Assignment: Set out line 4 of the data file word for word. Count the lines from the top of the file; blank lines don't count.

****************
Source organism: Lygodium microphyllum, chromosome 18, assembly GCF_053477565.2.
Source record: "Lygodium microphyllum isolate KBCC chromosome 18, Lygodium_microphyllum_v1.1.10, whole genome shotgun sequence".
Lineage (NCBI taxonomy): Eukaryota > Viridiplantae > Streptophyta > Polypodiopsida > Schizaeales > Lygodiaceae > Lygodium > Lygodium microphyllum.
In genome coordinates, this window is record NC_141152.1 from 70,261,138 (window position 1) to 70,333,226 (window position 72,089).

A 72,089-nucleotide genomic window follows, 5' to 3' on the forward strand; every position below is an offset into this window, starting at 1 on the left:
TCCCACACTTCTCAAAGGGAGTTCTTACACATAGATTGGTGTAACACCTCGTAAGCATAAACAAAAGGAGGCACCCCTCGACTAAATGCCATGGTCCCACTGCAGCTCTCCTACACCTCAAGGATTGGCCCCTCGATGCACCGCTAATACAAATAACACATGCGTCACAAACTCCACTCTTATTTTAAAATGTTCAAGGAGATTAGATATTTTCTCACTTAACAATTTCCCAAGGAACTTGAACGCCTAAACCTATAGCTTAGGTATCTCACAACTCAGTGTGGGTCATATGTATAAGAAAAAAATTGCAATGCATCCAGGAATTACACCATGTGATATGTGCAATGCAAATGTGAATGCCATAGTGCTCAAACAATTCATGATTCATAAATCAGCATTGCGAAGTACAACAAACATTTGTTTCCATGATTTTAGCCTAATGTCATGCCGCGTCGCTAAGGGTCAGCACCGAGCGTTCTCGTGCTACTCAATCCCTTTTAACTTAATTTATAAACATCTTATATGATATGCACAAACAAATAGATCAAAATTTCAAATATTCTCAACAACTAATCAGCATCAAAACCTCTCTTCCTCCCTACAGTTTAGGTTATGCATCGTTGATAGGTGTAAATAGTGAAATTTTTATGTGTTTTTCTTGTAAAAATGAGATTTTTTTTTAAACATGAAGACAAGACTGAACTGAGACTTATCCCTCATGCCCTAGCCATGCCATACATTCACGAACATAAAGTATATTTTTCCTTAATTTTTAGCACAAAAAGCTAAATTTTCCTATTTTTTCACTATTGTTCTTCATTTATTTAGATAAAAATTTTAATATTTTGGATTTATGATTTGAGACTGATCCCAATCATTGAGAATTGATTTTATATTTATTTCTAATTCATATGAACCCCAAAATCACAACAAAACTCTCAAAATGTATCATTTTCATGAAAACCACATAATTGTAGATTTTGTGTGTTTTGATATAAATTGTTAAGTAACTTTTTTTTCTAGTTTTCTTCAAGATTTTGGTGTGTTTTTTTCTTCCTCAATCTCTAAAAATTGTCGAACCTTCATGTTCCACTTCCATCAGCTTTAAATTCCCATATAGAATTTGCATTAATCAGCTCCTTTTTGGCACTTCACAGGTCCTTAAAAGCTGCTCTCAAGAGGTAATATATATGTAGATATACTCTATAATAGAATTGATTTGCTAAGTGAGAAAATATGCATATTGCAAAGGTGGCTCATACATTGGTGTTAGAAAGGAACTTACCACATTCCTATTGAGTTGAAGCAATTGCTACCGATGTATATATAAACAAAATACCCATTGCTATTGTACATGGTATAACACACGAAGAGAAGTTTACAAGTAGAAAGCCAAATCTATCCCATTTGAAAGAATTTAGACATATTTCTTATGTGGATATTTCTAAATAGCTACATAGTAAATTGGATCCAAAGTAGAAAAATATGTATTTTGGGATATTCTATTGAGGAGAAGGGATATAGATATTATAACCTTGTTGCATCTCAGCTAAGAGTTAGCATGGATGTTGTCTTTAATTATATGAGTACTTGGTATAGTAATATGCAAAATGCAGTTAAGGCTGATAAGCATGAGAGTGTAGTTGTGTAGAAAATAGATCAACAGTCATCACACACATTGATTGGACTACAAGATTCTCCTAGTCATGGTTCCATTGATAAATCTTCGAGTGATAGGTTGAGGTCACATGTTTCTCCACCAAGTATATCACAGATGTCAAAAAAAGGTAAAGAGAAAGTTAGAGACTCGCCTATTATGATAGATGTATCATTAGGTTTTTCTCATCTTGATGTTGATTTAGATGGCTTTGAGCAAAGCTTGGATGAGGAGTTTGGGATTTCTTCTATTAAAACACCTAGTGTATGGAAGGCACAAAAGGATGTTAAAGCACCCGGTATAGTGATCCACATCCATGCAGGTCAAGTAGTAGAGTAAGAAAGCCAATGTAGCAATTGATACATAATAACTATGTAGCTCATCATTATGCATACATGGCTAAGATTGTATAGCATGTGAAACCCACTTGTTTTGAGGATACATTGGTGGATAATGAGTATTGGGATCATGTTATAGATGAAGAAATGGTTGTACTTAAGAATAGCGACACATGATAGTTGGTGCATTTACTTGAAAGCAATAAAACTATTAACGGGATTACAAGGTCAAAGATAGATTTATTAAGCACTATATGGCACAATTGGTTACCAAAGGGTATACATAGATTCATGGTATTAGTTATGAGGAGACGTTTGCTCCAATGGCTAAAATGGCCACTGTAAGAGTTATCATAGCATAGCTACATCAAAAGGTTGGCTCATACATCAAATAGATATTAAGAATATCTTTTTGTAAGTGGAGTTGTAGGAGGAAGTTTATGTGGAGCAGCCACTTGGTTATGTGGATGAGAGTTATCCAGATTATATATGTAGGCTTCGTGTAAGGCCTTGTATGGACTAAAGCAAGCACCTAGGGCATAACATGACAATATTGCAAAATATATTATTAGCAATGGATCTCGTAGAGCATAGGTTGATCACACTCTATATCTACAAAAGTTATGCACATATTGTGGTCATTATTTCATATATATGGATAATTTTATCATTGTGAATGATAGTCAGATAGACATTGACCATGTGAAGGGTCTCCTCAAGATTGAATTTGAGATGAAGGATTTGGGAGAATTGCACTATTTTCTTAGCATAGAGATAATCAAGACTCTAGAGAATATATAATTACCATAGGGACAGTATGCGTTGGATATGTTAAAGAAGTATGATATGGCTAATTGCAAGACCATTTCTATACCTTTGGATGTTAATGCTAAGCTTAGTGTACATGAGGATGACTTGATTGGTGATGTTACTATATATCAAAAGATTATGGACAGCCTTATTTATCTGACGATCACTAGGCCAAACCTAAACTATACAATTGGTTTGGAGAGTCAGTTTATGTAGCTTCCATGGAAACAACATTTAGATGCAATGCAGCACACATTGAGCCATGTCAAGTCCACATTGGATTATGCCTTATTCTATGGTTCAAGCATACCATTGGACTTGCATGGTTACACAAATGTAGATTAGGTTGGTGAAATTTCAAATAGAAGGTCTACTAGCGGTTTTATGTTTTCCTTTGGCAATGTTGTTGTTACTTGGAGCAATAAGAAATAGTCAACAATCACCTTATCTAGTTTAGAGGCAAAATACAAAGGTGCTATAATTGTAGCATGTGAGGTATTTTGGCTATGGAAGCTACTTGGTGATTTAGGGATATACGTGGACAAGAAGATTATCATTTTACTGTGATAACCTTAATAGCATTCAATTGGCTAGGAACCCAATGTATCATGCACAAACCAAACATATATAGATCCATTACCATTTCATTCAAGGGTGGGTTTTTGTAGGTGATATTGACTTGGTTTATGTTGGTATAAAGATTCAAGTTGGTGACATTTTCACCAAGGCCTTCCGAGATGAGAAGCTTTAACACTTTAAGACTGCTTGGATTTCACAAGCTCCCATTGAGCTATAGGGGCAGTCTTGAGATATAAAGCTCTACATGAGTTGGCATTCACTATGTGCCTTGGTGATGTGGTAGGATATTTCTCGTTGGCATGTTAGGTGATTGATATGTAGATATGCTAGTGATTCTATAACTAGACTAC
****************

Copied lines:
In genome coordinates, this window is record NC_141152.1 from 70,261,138 (window position 1) to 70,333,226 (window position 72,089).